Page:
This is nothing short of heresy. The reason is plain. A conditional election shortchanges God. His job is to foresee who will believe, and who will not; who will persevere, and who will not. A conditional election says God foresees, and on the basis of that foresight He elects or does not elect. A conditional election means God is no longer almighty and sovereign. A conditional election means God is not the Determiner of all, the Determiner Who has the whole world and everyone and everything in it in His hand. A conditional election means God is not free and independent but makes Him dependent upon mankind. A conditional election, then, can only mean that God is no longer God. But the Bible says God is sovereign and free in His election decree. Paul says:
(Rom 9:15-16) For [God] says to Moses, "I will have mercy on whom I have mercy, and I will have compassion on whom I have compassion." (16) It does not, therefore, depend on man's desire or effort, but on God's mercy.

Furthermore, remember what we learned last time. We said God's election decree is based upon His purpose. As Paul writes to the Ephesians,
(Eph 1:11) In him we were also chosen, having been predestined according to the plan of him who works out everything in conformity with the purpose of his will,
Which means God's decree cannot be based upon foreknowledge.

B A conditional election means that the decree of election is not really the work of God, but the work of man; and the decision of election is not really in eternity with God, but in time with man. It comes down to this: is salvation determined by God or by man?

Those who believe in a conditional election say faith, obedience, holiness, and other good qualities in man come first, and election comes second. But the Bible teaches that election is first, and that faith, obedience, holiness, and other good qualities are second. For instance, in a passage from Ephesians quoted by the Canons, Paul says,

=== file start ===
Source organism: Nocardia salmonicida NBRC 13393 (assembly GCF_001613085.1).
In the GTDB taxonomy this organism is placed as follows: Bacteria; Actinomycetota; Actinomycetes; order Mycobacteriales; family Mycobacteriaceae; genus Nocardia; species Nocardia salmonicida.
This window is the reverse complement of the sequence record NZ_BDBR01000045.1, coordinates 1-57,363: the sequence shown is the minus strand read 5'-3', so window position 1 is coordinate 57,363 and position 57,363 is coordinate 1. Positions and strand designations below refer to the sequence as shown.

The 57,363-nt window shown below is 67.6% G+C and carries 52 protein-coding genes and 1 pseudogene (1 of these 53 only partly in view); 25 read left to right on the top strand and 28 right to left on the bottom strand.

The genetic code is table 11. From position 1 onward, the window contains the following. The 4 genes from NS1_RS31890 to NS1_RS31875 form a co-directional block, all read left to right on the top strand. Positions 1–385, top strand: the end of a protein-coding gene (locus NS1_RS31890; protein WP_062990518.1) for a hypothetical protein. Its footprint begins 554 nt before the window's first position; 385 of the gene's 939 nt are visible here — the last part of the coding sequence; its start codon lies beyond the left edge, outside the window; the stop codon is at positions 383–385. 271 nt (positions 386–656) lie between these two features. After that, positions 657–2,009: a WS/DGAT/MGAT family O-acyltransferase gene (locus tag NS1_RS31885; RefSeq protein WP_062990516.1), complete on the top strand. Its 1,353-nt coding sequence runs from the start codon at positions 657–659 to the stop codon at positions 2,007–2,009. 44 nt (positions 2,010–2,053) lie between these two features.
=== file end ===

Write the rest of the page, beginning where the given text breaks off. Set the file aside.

(Eph 1:4) For he chose us in him before the creation of the world to be holy and blameless in his sight.
The Arminians teach that election is because of faith, obedience, holiness, and other good qualities. The Bible teaches the very opposite: faith and obedience and holiness are because of election.

We must not forget that election is always unto something, not because of something. Election is for the purpose of faith, obedience, and holiness. Election is not because of faith, obedience, holiness, or any other good quality. Election is the cause, and faith and obedience are the effects not the other way around as is so often taught today.

C Based upon the Bible, the Canons see God and election as a fountain from which bubbles forth a stream of living water. From the fountain of God bubbles forth the stream of faith, obedience, holiness, and every good quality. This fountain is eternal and unchangeable. It cannot be dried up. It cannot be shut off. It cannot be diverted. Always it flows.

In conclusion permit me to make a practical observation about the differences among churches today. We live in an age when doctrinal differences are frequently minimized, when they are reduced to the rank of the unimportant and non-essential. Differences in doctrine becomes a matter of "opinion," or a "difference of viewpoint," or a "difference of emphasis." As someone said to me in my office, "You are quarreling about nothing."

In contrast to this, the Canons don't minimize differences. It boldly condemns and repudiates and denies. In a straight-forward manner it condemns the Arminian viewpoint: election is not of many kinds; election is not on the basis of foreseen faith, obedience, and holiness. There are no multiple decrees of election. There are no conditions to election. Election and salvation are of God and only of God.
(1Tim 1:17) [So] to the King eternal, immortal, invisible, the only God, be honor and glory for ever and ever. Amen.